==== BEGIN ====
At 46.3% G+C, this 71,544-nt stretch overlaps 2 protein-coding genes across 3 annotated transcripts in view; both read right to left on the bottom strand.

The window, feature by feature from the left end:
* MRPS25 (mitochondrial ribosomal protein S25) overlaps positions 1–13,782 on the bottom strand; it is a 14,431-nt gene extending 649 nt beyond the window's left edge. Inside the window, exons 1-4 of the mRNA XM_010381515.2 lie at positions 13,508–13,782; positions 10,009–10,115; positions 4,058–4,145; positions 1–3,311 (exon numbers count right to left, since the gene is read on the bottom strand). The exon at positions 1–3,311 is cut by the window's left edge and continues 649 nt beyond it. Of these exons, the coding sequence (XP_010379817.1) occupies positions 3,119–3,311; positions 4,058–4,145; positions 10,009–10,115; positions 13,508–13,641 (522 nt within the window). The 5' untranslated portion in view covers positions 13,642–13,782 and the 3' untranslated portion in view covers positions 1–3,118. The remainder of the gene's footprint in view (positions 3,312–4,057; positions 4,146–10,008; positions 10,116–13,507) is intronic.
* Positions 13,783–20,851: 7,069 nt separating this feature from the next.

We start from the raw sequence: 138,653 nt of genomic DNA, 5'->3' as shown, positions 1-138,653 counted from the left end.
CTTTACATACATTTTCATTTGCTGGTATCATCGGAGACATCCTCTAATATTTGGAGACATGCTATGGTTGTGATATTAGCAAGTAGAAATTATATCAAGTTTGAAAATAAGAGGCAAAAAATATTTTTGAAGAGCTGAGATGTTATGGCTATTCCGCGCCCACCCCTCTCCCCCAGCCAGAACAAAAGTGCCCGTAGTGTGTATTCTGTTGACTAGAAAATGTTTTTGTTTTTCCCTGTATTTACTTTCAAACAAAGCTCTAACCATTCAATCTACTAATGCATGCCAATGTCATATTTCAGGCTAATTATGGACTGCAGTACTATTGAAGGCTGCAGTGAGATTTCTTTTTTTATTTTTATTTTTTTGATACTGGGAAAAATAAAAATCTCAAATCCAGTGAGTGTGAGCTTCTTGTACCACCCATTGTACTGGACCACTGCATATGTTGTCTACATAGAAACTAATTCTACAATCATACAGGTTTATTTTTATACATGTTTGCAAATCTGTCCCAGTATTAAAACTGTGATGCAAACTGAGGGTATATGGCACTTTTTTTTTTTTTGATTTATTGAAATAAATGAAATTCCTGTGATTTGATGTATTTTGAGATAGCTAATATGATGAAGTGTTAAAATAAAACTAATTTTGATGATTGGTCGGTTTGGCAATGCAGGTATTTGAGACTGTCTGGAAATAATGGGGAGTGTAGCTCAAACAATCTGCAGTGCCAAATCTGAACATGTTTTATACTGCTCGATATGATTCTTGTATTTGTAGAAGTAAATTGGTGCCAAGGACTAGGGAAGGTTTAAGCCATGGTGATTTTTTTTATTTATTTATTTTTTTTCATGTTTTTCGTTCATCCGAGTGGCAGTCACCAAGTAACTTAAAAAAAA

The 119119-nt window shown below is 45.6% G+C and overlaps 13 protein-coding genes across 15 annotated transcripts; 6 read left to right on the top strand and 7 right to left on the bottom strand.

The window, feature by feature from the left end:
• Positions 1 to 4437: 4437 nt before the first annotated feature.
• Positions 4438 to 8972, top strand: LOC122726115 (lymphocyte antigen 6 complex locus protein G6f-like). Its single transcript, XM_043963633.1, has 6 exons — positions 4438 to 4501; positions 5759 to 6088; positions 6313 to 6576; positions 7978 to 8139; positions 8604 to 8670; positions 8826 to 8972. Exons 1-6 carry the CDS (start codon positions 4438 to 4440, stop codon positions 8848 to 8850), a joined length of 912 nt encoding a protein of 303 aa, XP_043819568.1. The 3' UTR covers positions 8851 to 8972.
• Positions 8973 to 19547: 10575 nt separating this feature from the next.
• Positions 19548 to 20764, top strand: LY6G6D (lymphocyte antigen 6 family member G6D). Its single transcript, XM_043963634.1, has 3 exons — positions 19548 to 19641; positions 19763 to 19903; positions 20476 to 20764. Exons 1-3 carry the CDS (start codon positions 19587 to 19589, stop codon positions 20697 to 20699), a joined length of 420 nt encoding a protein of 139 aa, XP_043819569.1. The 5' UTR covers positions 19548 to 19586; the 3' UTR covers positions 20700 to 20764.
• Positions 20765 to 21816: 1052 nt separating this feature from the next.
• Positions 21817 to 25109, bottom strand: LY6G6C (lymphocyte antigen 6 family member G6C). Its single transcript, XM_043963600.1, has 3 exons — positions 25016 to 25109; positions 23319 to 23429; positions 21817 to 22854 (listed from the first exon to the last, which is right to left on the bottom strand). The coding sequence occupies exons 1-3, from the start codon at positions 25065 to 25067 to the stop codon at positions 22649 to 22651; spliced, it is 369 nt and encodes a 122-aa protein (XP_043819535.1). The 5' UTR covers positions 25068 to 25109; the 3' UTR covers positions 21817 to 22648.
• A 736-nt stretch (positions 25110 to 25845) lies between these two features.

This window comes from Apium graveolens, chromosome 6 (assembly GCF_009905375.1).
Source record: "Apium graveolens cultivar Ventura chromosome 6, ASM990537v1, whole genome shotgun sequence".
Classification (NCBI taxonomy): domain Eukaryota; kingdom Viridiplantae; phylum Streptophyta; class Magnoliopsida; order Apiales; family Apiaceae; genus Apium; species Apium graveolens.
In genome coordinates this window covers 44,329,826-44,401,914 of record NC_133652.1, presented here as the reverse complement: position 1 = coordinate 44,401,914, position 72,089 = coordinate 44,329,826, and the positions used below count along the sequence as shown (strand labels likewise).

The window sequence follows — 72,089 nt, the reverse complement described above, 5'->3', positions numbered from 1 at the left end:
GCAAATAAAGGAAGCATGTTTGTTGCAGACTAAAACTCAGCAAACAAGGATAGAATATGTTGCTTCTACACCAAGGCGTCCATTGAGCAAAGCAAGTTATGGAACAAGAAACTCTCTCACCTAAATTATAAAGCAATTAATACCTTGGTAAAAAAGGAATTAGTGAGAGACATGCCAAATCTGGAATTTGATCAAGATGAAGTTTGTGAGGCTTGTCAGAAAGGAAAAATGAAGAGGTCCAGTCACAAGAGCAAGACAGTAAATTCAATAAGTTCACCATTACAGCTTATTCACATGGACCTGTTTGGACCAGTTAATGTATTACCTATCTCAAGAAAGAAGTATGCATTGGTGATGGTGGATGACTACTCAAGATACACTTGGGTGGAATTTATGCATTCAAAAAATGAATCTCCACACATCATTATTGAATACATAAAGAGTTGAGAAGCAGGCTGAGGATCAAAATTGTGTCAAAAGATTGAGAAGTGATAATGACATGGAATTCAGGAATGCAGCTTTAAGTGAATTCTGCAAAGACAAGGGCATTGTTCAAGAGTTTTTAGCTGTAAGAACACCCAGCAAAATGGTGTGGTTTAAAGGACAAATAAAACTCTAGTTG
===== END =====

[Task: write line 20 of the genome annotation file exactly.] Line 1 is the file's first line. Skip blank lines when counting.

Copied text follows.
The window sequence follows — 72,089 nt, the reverse complement described above, 5'->3', positions numbered from 1 at the left end: